Should the Steinbrueck Park Totems be Returned to the Market?

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For nearly 40 years, two 50-foot cedar Totem Poles towered over Victor Steinbrueck Park at Pike Place Public Market. Then last year, those iconic totems were unbolted from their plinths, lifted off using a giant crane and carted away to a storage yard in Discovery Park. On that breezy April morning, Shannon Glass, Seattle Parks and Recreation senior project manager, was reassuring. She said the historic poles would be refurbished and reinstalled – “with fanfare.”

(Image: Adam Fagen on Flickr)

Removal of the two poles was a necessary step during the city’s reconstruction of Victor Steinbrueck Park. The no longer water-tight membrane underlying the park allowed leaking into the Market’s underground parking garage.

Whether those poles will be returned to the park as originally promised is now open to question. Members of some local tribes are pushing for their permanent removal. They want the poles, crafted in the style of more northern tribes like the Haida, replaced with traditional Coast Salish art.

Last December, Seattle Parks reversed its earlier position and petitioned the Pike Place Historical Commission to authorize the poles’ permanent removal. David Graves, a Parks’ strategic adviser, said, “We heard loud and clear the poles are not representative of local culture.”

However, the Market’s Historical Commission, in recognition of the poles’ history and importance to the Public Market, voted in December to deny Parks’ application. When voting to reject, commissioner Elisa Shostak blasted Seattle Parks for having stored the totem poles a few inches off the ground and open to weather for almost a year.

Speaking on behalf of the poles’ restoration was former Seattle Councilmember Peter Steinbrueck, son of Market savior Victor Steinbrueck. Peter insisted, “What he (Victor) did was an act of love and compassion for the native people. You don’t just undo something like that.”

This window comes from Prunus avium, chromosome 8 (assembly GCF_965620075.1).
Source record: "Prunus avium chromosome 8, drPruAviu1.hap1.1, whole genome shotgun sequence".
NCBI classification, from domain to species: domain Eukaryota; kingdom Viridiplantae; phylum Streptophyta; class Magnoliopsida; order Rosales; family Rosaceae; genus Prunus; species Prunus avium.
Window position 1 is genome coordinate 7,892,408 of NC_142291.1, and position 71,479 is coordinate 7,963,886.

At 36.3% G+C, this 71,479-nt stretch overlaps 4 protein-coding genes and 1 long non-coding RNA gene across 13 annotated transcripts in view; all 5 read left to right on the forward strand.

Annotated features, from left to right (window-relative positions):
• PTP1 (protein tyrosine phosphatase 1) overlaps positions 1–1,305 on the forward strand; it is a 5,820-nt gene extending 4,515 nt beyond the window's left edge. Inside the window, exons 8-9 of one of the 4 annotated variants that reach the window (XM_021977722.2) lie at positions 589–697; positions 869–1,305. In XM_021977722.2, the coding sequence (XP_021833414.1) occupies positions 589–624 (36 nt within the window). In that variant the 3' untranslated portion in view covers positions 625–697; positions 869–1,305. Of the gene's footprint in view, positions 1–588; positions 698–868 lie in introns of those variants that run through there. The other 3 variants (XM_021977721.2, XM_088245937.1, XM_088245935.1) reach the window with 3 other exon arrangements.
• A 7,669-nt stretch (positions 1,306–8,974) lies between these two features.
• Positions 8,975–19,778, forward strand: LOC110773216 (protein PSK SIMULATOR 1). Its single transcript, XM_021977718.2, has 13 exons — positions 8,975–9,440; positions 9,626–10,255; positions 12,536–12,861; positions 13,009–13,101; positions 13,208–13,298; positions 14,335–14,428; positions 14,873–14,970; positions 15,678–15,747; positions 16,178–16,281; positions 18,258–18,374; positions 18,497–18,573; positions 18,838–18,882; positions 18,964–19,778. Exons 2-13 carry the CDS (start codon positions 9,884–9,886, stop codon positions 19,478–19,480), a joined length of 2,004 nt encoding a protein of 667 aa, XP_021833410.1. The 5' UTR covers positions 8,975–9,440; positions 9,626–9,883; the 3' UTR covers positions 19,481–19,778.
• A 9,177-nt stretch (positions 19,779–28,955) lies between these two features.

While rejecting Parks request last December, the Historical Commission nevertheless left the door open to also adding any new native art to the park. Seattle Parks is currently appealing the commission decision to the city hearing examiner.

The commission decision has ignited a vigorous debate, pro and con.  Advocates favoring return of the poles include Marylin Oliver. Her brother, Marvin Oliver, a Quinault artist and University of Washington Indian studies professor, was commissioned in 1982 by Victor Steinbrueck to design the two poles.  Marvin Oliver, who passed away in 2019, had not only designed the poles, but had personally selected the red cedar trees for the project and overseen the work of James Bender, a non-native, who carved the poles.

A little history: In 1984, the Oliver/Steinbrueck poles were installed and dedicated at Market Park (later renamed Victor Steinbrueck Park) by then Mayor Charles Royer. The two poles vary in design. One is a totem following traditional Northwest Coast design. It depicts a bear, an orca and a raven holding a Salish spinning whorl. The other pole, a more modern design, is topped with a man and a woman standing back-to-back, a tribute to Market merchants.

Marylin Oliver regularly visits the poles, which have been lying unprotected in the Discovery Park storage yard. She clears away leaves and trash near the poles and tends them with a whisk broom, brushing away mold and lichen. She left a note asking any visitors to show respect. Oliver made contact with Makah carver Gregg Colfax who said that, despite significant decay, the poles could be restored. 

Equally protective of the poles is Lisa Steinbrueck, Victor’s daughter, who worries about the poles’ exposure. She says, “If one wanted to slowly destroy the poles, this is how to do it.” Only recently, Parks covered the poles with a tarp.

Lisa, who has a master’s in museology, and her brother David, a retired commercial fisherman who lives on Lopez Island, were recent guests on “The Bridge” radio show that I co-host. They spoke passionately about their concern for the poles’ fate. David even read from field notes his late father made about his work designing the poles with Marvin Oliver.